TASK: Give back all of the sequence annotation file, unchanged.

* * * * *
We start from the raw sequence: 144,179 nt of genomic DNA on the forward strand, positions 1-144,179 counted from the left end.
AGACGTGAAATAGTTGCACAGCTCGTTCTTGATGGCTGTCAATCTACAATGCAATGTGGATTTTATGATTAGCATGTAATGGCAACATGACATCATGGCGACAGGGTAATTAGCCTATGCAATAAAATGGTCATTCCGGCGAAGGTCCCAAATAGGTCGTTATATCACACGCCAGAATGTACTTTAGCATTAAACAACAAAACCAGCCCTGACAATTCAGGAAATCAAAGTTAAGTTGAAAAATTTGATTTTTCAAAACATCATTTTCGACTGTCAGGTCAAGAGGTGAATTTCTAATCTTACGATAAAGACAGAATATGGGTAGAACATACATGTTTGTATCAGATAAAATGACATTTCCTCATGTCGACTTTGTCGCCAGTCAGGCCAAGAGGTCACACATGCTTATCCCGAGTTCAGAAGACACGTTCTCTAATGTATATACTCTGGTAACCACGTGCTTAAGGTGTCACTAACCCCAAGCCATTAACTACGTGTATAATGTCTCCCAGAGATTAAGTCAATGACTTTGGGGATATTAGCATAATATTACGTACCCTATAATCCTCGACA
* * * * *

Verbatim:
We start from the raw sequence: 144,179 nt of genomic DNA on the forward strand, positions 1-144,179 counted from the left end.
AGACGTGAAATAGTTGCACAGCTCGTTCTTGATGGCTGTCAATCTACAATGCAATGTGGATTTTATGATTAGCATGTAATGGCAACATGACATCATGGCGACAGGGTAATTAGCCTATGCAATAAAATGGTCATTCCGGCGAAGGTCCCAAATAGGTCGTTATATCACACGCCAGAATGTACTTTAGCATTAAACAACAAAACCAGCCCTGACAATTCAGGAAATCAAAGTTAAGTTGAAAAATTTGATTTTTCAAAACATCATTTTCGACTGTCAGGTCAAGAGGTGAATTTCTAATCTTACGATAAAGACAGAATATGGGTAGAACATACATGTTTGTATCAGATAAAATGACATTTCCTCATGTCGACTTTGTCGCCAGTCAGGCCAAGAGGTCACACATGCTTATCCCGAGTTCAGAAGACACGTTCTCTAATGTATATACTCTGGTAACCACGTGCTTAAGGTGTCACTAACCCCAAGCCATTAACTACGTGTATAATGTCTCCCAGAGATTAAGTCAATGACTTTGGGGATATTAGCATAATATTACGTACCCTATAATCCTCGACA